The Great White Hunter searching a Roman site….many moons ago
Uncle John Howland tells how the Brit tekkies do it. Now If only we had their history….
“Where’s the best place to find coins and relics?”
It’s a common enough question and one that’s often asked by newbies to our pastime. If I’d a dollar for every time I’ve been asked that question I’d sure be a rich man. The answer of course depends on what type of coinage, or relics, you’re looking for; modern spendable cash, or historic. Most of what follows is broadly applicable to all in our pastime. For the sake of illustration I’m using Roman Britain as an example and the parallels can be applied to any period of history in any country.
In the first instance if it’s modern spendable coinage or other trinkets you’re after then head for the thousands of miles of coastline and beaches. In the second however, particularly if you want to find say, Roman coins and relics, then look closer to home. In Britain, there exists a network of Roman roads totalling an estimated 10,000 miles, comprising main arterial highways; inter-connecting local roads and tracks linking villas, temples, farms, and other habitation sites to the main Roman highways themselves. This road network is a rich seam and always repays careful investigation.
Denarius of Antoninus Pius and The Man Himself: Emperor Antoninus Pius
Along this road network at roughly 15-mile intervals you’ll discover the remains of the Roman equivalents of modern motorway service stations, comprising the sites of mansiones favoured by the wealthier travelers, and mutationes, the less salubrious stop-overs generally frequented by robbers, cut-throats, assorted dodgy-dealers, pimps, and whores.
It all kicked-off in 43AD when a Roman invasion force consisting of four legions stormed ashore in southern Britain. The legions were the II Augusta; the XX Valeria Victrix; the IX Hispana, and the XIV Gemina, amounting to 20,000 fighting men with a similar number of auxiliaries. By 82AD, the Romans had built a network of fortresses serviced by 1,200 miles of roads. The Romans remained in Britain until 410AD.
With thousands of miles of Roman roads for hobbyists to explore and scores of habitation sites – many yet to be discovered – the relic and coin-finding potential is superb. But how do you get your hands on all this stuff? First, arm yourself with a map of your locale; either a 1:25000 OS (Ordnance Survey) map, or the OS map of Roman Britain. Now find a marked Roman site; this could be a town, or a wayside stopover. Measure on the map about 15-miles in either direction from it, but be aware that Roman miles are not quite the same length as modern miles (1,760-yards); they being 1,613-yards. The word mile comes from the Latin, milia passuum, meaning one thousand paces.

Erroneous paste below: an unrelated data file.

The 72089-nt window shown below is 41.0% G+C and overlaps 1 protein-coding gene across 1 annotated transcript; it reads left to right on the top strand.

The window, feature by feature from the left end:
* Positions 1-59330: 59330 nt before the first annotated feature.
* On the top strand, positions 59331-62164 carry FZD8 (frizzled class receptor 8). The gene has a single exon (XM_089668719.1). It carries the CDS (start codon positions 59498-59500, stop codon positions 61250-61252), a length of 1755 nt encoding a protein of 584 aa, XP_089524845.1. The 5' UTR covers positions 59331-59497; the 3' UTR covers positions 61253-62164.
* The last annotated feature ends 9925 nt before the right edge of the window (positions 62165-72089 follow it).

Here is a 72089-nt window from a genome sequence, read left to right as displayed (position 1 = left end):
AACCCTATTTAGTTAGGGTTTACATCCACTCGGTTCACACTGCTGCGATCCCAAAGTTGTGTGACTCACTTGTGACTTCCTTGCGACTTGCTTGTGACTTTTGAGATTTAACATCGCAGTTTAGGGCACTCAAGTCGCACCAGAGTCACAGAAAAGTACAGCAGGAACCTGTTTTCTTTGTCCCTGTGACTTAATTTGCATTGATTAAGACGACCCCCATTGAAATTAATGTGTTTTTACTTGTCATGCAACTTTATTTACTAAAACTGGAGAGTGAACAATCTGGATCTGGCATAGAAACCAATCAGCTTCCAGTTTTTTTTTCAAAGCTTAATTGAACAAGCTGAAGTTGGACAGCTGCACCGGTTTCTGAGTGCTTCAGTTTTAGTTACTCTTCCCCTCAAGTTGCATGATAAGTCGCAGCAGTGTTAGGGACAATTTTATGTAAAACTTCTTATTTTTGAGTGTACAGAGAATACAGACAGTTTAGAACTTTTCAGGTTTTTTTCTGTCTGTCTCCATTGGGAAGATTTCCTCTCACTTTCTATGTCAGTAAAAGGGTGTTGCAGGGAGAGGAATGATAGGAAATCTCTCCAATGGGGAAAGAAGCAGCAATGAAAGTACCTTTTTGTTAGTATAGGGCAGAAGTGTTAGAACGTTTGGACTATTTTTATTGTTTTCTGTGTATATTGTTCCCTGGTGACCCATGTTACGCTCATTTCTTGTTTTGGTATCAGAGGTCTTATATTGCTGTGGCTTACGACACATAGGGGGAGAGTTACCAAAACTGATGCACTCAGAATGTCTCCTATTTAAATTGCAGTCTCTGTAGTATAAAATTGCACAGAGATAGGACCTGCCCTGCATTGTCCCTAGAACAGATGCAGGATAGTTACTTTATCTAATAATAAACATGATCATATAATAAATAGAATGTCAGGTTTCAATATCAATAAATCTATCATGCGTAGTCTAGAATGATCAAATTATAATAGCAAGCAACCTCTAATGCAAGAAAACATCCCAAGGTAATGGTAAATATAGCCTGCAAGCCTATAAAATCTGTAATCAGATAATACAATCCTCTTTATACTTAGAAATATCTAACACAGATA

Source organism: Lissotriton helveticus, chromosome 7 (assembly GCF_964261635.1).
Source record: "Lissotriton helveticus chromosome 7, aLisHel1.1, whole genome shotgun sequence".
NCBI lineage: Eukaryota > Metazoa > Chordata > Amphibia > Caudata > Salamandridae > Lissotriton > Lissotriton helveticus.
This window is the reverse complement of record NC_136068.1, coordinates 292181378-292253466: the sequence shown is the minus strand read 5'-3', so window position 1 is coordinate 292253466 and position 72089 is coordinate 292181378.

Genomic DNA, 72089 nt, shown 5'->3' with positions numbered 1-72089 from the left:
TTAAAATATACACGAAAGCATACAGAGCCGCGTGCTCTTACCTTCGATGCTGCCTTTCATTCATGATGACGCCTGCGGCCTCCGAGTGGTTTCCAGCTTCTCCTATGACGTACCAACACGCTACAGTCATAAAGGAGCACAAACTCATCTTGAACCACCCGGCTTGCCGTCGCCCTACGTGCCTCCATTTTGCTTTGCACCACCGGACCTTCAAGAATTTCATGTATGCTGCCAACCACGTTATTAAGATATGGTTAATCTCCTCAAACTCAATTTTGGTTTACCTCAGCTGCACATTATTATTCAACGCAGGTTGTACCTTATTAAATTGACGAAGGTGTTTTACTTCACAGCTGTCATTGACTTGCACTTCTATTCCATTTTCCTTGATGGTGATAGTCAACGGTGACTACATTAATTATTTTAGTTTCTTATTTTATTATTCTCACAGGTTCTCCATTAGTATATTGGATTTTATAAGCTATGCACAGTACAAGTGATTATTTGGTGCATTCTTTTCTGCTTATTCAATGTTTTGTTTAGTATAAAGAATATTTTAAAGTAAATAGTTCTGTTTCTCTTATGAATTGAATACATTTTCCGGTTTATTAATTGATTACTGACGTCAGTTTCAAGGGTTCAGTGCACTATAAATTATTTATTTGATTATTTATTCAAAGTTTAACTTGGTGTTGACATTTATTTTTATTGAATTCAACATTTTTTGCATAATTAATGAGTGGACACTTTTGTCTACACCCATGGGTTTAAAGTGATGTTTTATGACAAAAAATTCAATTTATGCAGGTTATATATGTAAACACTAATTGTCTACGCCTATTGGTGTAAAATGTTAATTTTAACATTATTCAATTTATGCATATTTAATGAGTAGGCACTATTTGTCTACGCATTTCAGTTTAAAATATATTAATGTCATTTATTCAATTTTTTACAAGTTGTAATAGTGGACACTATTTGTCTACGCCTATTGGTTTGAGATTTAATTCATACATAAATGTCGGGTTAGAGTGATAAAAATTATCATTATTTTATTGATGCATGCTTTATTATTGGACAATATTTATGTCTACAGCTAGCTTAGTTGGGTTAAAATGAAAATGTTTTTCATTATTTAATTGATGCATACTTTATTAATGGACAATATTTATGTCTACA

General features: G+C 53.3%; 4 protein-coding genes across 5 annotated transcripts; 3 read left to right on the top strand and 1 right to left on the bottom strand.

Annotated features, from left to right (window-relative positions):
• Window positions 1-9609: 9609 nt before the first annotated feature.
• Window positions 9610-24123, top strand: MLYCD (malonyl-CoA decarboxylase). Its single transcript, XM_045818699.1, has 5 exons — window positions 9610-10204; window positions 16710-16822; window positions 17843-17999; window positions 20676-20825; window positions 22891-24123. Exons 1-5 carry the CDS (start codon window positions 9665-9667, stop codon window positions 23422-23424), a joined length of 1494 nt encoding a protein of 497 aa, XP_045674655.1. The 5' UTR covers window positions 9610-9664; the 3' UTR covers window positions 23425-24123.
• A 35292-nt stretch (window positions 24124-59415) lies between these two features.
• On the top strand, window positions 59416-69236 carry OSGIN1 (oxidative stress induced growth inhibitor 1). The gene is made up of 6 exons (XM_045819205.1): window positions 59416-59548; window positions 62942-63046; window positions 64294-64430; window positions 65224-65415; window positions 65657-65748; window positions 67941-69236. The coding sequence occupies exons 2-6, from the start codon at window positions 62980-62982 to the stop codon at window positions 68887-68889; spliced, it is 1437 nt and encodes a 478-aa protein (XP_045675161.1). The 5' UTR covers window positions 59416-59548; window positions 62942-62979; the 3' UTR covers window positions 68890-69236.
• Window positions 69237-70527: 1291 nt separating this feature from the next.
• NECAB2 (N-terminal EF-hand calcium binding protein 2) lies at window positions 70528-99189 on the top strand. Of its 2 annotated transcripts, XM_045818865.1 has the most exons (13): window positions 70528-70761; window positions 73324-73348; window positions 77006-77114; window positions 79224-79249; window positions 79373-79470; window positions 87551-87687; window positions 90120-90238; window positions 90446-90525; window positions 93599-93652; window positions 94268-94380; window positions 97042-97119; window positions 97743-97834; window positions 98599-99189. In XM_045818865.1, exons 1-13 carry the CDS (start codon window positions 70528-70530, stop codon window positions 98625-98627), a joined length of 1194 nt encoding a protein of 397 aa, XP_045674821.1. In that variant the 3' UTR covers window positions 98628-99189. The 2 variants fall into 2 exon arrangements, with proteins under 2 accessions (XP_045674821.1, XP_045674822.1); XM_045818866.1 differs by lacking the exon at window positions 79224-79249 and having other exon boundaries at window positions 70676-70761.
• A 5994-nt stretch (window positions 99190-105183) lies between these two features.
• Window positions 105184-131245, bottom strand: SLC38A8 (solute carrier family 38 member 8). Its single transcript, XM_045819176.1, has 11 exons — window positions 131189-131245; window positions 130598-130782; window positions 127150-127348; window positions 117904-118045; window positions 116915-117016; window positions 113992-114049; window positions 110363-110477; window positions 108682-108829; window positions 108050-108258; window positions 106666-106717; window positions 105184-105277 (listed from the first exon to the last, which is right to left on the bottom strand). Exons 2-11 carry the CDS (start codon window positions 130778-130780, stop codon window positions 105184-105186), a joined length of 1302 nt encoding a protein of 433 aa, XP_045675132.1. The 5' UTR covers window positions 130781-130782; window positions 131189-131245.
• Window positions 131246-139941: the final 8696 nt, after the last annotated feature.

Carefully examine the map at a point two or three miles from the 15-mile point. This is best done by homing-in on the selected area using Google Maps’ satellite option arguably the best treasure hunting tool second only to your metal detector. Having found your suspected site make a visit to the area and walk any footpaths in the vicinity to get a feel for the place. Indeed, the presence of a short, straight road/track no more than five miles long leading off the main road and coming to an abrupt end, is an important indicator of a Roman habitation site, or possibly a temple site.
Roman pottery and a 3rd Century AD bronze brooch
While walking the area look for mussel shells, pottery shards and rusting iron nails in the plough soil. Both indicate habitation. The presence of natural springs also signposts temple sites and many of these remain undiscovered. Other tell-tale signs are votive offerings; coins, miniature figurines, pottery, and glassware, all left at the site as offerings to the gods without any intention of recovery. The fact that votive offerings were rarely, if ever, declared Treasure Trove by a Coroner, was the archaeological lobby’s driving force behind the introduction of the 1996 Treasure Act. Prior to the ’96 Act, votive offerings – items of gold or silver deposited without intention of later recovery – were always returned to the finder who was then free to sell them much to the infuriation archaeology.
The next step in your quest is making contact with the landowner, in person, for permission to detect. Don’t expect to get it if you turn up looking shit-order; go smart and remember you don’t get a second chance to make a first impression! Leave the camo, sweaty T-shirt and trainers at home. When asked what you are looking for, say straight out and with a smile, “Gold, and lots of it.” Explain that should your research lead you to a find within the meaning of the Treasure Act rewards are shared equally between the finder and landowner. Mention that all other finds belong to the landowner and you will show them following each detecting session. Ask if there is any objection to your reporting finds. Respect that decision, whatever it might be.
Success in coin and relic hunting depends entirely on you and the accuracy of your research. The more thorough you are, the more successful you will be.
Sniper-type coils are invaluable when search nail-strewn habitation sites
Always carry a notebook to jot down snippets of local information, gossip, place and field names. Often these morsels of information lead to bigger things. If you have a camera on your mobile phone then so much the better. A small pair of pocket binoculars of say, 10×25, size can prove invaluable. Good hunting.
Overheard in downtown Rome: –
Mark Antony: “Where’s Cleopatra?”
Man Servant: “In bed with laryngitis.”
Mark Antony: “Damn those Greeks!”
Sports result from the Coliseum: Christians 25. Lions nil.
If you must break the law, do it to seize power: in all other cases observe it. Julius Caesar